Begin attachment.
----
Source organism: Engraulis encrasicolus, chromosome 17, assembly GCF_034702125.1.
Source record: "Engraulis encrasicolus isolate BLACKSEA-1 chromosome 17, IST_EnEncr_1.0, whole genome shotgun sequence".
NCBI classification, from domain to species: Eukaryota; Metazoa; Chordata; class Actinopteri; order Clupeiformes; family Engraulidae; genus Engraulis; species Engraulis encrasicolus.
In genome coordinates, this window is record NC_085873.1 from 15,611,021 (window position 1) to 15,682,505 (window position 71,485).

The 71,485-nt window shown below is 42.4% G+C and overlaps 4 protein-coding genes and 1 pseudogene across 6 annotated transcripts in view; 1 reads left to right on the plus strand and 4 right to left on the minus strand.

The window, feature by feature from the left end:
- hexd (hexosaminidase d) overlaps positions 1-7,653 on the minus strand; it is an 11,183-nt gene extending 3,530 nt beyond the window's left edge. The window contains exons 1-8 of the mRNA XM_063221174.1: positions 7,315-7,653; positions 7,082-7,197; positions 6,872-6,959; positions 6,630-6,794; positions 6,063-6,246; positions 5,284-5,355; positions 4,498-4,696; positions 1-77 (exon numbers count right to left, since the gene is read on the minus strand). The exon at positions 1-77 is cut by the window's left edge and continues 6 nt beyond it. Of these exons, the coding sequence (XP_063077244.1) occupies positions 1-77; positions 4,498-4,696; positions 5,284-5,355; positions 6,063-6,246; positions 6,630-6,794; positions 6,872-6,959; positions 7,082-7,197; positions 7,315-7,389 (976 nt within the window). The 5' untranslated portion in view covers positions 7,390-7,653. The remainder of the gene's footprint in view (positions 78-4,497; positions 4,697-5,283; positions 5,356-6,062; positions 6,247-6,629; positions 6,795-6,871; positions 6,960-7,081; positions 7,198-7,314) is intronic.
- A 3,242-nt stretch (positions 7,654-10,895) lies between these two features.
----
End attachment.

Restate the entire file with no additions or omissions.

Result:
Source organism: Engraulis encrasicolus, chromosome 17, assembly GCF_034702125.1.
Source record: "Engraulis encrasicolus isolate BLACKSEA-1 chromosome 17, IST_EnEncr_1.0, whole genome shotgun sequence".
NCBI classification, from domain to species: Eukaryota; Metazoa; Chordata; class Actinopteri; order Clupeiformes; family Engraulidae; genus Engraulis; species Engraulis encrasicolus.
In genome coordinates, this window is record NC_085873.1 from 15,611,021 (window position 1) to 15,682,505 (window position 71,485).

The 71,485-nt window shown below is 42.4% G+C and overlaps 4 protein-coding genes and 1 pseudogene across 6 annotated transcripts in view; 1 reads left to right on the plus strand and 4 right to left on the minus strand.

The window, feature by feature from the left end:
- hexd (hexosaminidase d) overlaps positions 1-7,653 on the minus strand; it is an 11,183-nt gene extending 3,530 nt beyond the window's left edge. The window contains exons 1-8 of the mRNA XM_063221174.1: positions 7,315-7,653; positions 7,082-7,197; positions 6,872-6,959; positions 6,630-6,794; positions 6,063-6,246; positions 5,284-5,355; positions 4,498-4,696; positions 1-77 (exon numbers count right to left, since the gene is read on the minus strand). The exon at positions 1-77 is cut by the window's left edge and continues 6 nt beyond it. Of these exons, the coding sequence (XP_063077244.1) occupies positions 1-77; positions 4,498-4,696; positions 5,284-5,355; positions 6,063-6,246; positions 6,630-6,794; positions 6,872-6,959; positions 7,082-7,197; positions 7,315-7,389 (976 nt within the window). The 5' untranslated portion in view covers positions 7,390-7,653. The remainder of the gene's footprint in view (positions 78-4,497; positions 4,697-5,283; positions 5,356-6,062; positions 6,247-6,629; positions 6,795-6,871; positions 6,960-7,081; positions 7,198-7,314) is intronic.
- A 3,242-nt stretch (positions 7,654-10,895) lies between these two features.